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Tim Adams (Information not submitted)

Brooke Lierman

Where you live: Baltimore

Date of birth: Feb. 14, 1979

Current occupation and employer:

Two-term state delegate representing District 46 in Baltimore City and a civil and disability rights attorney with Brown, Goldstein & Levy.

Political experience:

Two-term state delegate representing District 46 in Baltimore City
Chair of the Joint Committee on Pensions
Chair of the Land Use & Ethics Subcommittee




Twitter: @BrookeELierman

Instagram: @BrookeELierman

Why are you running for this office?

We have a unique opportunity now to reimagine how the comptroller’s office can tackle our state’s economic challenges, including the racial wealth divide, public school funding, and climate change, while also building more financially resilient families and small businesses. I know that over the next four years, we can change Maryland for the better for the next 40 – ensuring that we are using the power of the purse to build generational wealth and tackle economic inequality.

What is the most important issue in this race and what specific plans do you have to address it?

I will work to confront the economic challenges facing individuals and our state and that includes the rising cost of goods and the persistent racial wealth divide. The comptroller’s office is about creating economic opportunity and uplifting families, communities, and small businesses. The racial wealth divide in this state inhibits our economic growth, keeps communities of color from reaching their full potential, and inhibits the future success of the state. I will put the weight of the comptroller’s office behind creative and bold solutions to ensure that we build more inclusive, financially resilient, and prosperous communities and small businesses.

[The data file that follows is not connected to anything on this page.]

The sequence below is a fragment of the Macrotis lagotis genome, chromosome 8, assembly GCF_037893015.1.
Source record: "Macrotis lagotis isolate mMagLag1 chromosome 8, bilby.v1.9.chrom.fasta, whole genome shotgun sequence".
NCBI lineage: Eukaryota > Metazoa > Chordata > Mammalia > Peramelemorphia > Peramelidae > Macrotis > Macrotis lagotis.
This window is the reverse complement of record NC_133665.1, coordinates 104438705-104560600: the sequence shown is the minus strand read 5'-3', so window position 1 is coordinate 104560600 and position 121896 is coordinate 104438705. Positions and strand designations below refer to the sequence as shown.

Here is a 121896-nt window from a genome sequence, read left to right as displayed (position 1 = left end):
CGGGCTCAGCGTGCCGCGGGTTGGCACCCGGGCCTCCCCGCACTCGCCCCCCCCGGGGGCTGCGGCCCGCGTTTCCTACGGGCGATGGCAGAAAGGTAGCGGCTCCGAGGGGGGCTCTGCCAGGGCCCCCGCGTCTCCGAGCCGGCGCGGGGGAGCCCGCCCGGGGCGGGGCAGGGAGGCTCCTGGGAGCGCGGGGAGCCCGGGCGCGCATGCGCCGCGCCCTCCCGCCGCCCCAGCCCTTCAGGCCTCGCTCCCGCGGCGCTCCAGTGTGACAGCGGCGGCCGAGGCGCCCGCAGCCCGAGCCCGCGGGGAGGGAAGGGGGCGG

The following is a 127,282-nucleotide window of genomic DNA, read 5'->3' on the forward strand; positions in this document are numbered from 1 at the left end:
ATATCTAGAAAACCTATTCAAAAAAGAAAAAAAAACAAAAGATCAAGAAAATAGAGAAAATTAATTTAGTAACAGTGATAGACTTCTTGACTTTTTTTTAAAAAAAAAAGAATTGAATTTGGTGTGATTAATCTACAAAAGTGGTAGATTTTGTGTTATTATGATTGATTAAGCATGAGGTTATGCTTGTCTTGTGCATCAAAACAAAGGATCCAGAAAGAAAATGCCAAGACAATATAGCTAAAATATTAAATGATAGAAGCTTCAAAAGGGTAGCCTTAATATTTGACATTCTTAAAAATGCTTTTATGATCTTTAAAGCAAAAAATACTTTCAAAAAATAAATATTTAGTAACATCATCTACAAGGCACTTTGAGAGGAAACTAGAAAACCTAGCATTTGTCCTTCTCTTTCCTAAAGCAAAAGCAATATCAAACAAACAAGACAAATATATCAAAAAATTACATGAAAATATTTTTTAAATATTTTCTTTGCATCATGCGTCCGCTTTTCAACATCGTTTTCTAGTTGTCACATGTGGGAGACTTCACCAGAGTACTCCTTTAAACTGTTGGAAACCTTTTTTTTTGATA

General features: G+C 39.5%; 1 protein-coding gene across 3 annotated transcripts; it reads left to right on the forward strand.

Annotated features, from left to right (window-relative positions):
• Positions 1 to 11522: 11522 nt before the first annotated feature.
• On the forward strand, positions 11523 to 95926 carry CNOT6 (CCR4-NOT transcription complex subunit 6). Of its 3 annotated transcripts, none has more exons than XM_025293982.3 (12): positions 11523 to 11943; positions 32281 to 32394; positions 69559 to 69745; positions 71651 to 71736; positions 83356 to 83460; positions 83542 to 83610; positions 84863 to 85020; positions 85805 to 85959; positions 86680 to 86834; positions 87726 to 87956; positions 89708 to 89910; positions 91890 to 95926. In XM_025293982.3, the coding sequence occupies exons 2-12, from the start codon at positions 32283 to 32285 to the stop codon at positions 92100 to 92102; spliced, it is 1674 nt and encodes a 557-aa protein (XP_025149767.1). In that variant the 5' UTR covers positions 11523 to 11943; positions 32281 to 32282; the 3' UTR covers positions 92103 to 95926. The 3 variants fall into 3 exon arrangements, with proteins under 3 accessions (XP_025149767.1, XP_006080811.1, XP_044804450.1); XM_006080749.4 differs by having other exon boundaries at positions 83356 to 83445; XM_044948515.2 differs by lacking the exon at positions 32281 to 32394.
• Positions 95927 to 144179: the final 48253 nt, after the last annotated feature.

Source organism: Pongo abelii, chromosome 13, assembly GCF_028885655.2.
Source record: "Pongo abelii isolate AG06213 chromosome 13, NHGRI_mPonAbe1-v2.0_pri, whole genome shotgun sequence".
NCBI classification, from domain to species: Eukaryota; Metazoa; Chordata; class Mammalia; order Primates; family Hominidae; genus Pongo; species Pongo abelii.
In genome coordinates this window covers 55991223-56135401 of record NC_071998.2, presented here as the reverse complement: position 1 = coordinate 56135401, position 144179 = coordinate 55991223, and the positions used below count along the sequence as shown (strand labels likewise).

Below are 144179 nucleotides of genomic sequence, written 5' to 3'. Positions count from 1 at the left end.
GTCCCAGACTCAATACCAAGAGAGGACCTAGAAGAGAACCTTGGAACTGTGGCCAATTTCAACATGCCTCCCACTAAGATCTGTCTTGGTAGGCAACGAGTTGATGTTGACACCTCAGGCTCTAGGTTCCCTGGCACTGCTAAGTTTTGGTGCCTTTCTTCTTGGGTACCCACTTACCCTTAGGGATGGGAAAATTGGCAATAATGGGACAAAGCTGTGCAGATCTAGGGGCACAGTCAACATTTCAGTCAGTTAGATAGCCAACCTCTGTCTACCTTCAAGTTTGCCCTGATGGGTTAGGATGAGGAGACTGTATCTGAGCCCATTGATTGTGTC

What is one major issue that has been handled poorly and what would you have done differently?

For the first time since 1998, the election for state comptroller will be an open seat. This election is not about past decisions but about reimagining the role of the comptroller and how it can positively impact the people of Maryland. My track record has been one of collaboration and coalition building and I look forward to continuing that in the comptroller’s office. Having served for eight years in the General Assembly, I will use the close relationships I have to advocate for legislative fixes that will allow the office to better serve the people and small businesses of Maryland.

What experience (work, political or other) has prepared you to hold this office?

Our comptroller must be a leader who embraces creative ideas and can put them into action – from big ideas on wealth-building to the details that make it easier for Marylanders to pay taxes. I’ve been an effective leader as a civil and disability rights attorney and a state delegate. As a delegate, I’ve authored landmark legislation and served on the top fiscal committees, including chair of the Pensions Committee. I have a track record of getting things done – passing the largest transportation funding bill in history, the first-ever Styrofoam ban, and the state’s first gun violence prevention program.


Barry Glassman (Information not submitted)